First Xbox Series X And PS5 Game Comparison
Devil May Cry V: Special Edition is the first game that can be accurately used to compare features across both Xbox Series X and the new PS5 consoles.
As you already know the Xbox Series X has already graced us with its presence and the PS5 is set to launch today.
Devil May Cry V: Special Edition is one of only a handful of games that make use of both new consoles, which means that it can be used to compare features between the two next-gen consoles.
Digital Foundry has tested the game for just such a comparison and some of the findings might actually surprise you.
Such findings include that despite the Xbox Series X’s better performance on paper the real-world gap is larger in some areas and smaller in others.
First, of all we should mention that despite Capcom’s earlier statement that the Xbox Series X would not ship with ray tracing support, both consoles come with the exact same features across the board, RT included.
Devil May Cry V features several rendering modes and these all seem to be identical between both systems.
We have several rendering modes available such as a standard ‘normal’ native 4K option, ray traced quality, and performance modes, plus a high frame-rate mode aimed at 120Hz gaming. Also, when run on a 120Hz screen, all modes operate with an unlocked frame-rate, this means that every game variation has the potential to break the 60fps barrier. In other words, this is as close to the benchmark as is possible.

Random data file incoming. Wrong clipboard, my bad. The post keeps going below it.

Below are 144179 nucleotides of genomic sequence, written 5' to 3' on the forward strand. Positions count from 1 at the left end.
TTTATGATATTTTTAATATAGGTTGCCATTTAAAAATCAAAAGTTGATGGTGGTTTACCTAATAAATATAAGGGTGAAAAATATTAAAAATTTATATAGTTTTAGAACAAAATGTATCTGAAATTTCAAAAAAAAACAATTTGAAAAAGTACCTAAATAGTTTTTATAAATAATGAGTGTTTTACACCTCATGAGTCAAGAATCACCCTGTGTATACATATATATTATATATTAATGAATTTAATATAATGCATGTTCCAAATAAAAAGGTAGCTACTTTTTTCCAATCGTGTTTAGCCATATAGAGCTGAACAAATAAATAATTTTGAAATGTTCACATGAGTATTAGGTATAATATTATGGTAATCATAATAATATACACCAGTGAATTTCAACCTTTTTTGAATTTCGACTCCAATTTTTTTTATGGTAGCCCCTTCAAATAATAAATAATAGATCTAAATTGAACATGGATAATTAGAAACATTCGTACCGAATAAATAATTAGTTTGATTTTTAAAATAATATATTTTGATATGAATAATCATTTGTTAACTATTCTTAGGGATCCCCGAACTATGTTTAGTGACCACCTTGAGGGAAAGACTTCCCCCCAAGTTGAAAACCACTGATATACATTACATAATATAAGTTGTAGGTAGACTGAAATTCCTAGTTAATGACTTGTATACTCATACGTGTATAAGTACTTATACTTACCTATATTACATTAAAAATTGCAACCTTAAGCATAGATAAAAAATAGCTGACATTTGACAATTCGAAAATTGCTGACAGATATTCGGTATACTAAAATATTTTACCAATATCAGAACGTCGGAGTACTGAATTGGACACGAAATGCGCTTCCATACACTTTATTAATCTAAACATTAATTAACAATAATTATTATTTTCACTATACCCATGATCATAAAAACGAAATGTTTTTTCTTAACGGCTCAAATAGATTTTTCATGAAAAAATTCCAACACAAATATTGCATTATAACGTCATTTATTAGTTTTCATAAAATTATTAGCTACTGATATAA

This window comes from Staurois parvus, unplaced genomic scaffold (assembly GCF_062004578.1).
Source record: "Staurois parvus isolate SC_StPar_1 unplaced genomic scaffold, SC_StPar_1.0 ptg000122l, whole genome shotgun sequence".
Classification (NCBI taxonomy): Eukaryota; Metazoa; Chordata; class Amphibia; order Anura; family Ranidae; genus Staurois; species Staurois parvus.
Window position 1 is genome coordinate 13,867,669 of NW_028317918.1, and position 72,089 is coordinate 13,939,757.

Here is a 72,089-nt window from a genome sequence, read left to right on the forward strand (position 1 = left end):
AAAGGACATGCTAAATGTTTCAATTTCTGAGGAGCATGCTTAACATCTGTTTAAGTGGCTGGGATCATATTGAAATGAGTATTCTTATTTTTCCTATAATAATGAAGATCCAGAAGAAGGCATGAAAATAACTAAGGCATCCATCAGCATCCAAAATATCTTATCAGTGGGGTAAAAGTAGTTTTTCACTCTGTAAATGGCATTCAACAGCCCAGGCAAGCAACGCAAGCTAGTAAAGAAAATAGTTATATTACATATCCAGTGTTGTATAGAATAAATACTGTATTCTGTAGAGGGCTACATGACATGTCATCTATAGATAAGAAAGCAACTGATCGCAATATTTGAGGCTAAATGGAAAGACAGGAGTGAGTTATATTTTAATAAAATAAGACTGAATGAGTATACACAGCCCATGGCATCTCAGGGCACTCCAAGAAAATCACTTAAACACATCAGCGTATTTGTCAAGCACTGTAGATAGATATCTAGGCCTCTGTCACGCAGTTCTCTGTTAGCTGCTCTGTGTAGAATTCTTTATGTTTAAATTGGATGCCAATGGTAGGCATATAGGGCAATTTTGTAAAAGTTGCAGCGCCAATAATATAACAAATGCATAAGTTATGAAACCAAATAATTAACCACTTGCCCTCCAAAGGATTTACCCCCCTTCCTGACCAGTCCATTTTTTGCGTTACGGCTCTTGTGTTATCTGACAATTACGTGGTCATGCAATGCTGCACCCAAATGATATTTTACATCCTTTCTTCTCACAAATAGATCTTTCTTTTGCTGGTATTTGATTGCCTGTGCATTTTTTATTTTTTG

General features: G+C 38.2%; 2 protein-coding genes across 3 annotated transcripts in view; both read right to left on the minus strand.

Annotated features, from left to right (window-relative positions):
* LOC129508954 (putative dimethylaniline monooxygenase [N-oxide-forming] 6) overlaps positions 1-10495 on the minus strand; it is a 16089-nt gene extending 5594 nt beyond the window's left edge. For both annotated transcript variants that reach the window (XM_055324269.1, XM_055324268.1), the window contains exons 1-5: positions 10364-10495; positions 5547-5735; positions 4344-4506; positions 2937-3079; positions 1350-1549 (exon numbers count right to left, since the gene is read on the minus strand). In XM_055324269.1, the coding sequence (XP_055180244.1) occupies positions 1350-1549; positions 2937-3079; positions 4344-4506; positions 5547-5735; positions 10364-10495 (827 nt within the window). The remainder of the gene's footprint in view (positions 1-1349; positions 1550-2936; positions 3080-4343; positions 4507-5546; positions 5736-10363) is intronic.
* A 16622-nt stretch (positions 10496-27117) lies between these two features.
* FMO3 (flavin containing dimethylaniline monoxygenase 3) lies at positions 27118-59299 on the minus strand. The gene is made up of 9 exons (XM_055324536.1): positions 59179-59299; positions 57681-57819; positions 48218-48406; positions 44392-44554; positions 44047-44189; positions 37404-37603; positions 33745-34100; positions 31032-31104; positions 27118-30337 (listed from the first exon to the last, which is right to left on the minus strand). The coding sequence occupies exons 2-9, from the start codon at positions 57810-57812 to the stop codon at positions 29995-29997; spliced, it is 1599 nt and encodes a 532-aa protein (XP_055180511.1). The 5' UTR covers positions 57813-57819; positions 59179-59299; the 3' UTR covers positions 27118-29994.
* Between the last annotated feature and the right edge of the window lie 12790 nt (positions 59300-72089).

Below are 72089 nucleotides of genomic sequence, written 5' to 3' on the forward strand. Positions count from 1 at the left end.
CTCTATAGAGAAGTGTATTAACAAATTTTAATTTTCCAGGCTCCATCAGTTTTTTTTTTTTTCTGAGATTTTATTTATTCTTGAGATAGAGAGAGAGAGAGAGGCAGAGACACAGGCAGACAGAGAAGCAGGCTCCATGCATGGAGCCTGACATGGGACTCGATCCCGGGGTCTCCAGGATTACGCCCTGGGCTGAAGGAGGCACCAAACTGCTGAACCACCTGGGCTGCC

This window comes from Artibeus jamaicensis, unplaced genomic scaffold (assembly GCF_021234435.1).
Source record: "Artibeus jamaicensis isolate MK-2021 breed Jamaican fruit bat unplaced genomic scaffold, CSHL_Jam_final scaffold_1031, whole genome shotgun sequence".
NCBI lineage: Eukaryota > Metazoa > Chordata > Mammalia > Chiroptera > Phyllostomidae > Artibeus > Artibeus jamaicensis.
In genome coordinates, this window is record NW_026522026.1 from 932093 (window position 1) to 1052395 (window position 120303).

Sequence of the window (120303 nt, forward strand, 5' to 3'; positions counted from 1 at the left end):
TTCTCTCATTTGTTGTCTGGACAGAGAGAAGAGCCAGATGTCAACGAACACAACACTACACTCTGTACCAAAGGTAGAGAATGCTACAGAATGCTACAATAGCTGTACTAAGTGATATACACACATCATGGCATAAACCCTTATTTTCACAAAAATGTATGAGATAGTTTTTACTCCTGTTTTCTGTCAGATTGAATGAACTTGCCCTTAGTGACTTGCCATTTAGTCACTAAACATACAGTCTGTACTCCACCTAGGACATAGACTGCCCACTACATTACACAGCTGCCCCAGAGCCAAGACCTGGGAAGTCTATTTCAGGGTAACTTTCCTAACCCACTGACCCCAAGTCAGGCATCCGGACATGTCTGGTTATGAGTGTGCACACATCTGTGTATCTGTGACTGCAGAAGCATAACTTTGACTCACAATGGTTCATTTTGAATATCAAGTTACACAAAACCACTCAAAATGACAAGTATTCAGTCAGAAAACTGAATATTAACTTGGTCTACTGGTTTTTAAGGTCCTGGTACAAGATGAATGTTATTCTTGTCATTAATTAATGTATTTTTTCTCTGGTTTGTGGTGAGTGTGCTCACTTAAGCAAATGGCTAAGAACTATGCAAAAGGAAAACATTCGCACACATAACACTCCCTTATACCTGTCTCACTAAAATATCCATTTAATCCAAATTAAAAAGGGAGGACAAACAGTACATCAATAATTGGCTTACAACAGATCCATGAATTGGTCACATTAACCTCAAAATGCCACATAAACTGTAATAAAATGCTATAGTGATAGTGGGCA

In the game’s normal mode, both the consoles are tasked with rendering the game at a native 4K with an unlocked frame rate. In this situation, both of the consoles performed well and had only minor dips below 60 fps. It was also here that the Xbox Series X had its largest performance lead, with an average of 8% more fps than the PS5.
This is where things started to get strange with the High Frame Rate mode, which knocks the resolution down to 1080p to try to push the frame rate up to 120fps.
It was found out that in reality, neither of the consoles can reach 120fps, with both of them hovering around 100fps. The PS5 curiously manages to be notably faster in most of the tested gameplay scenarios. Digital Foundry seems to think this is because of some unknown API bottleneck.
They found that the other two visual modes enable rat tracing, with either performance or quality in mind.
When Performance is selected the resolution is still at 1080p, with both consoles performing in a similar fashion.
The Xbox Series X was found to feature some advantages but this gets reduced when compared to Normal mode.
When Quality was selected, they found that the resolution was knocked back up to 4K, and ray tracing really took a toll and the game barely hit 60fps at this point.
In this regard, the PS5 again managed to best the Xbox Series X, but overall, they noted that the difference between the two consoles is usually as small as 2-3 fps.
This initial test has given us some food for thought and surprises about the overall performance of each console in-game that only experience could render. Time will tell us a lot more about the performance differences of these two next-gen consoles as more and more exclusives are coming our way soon.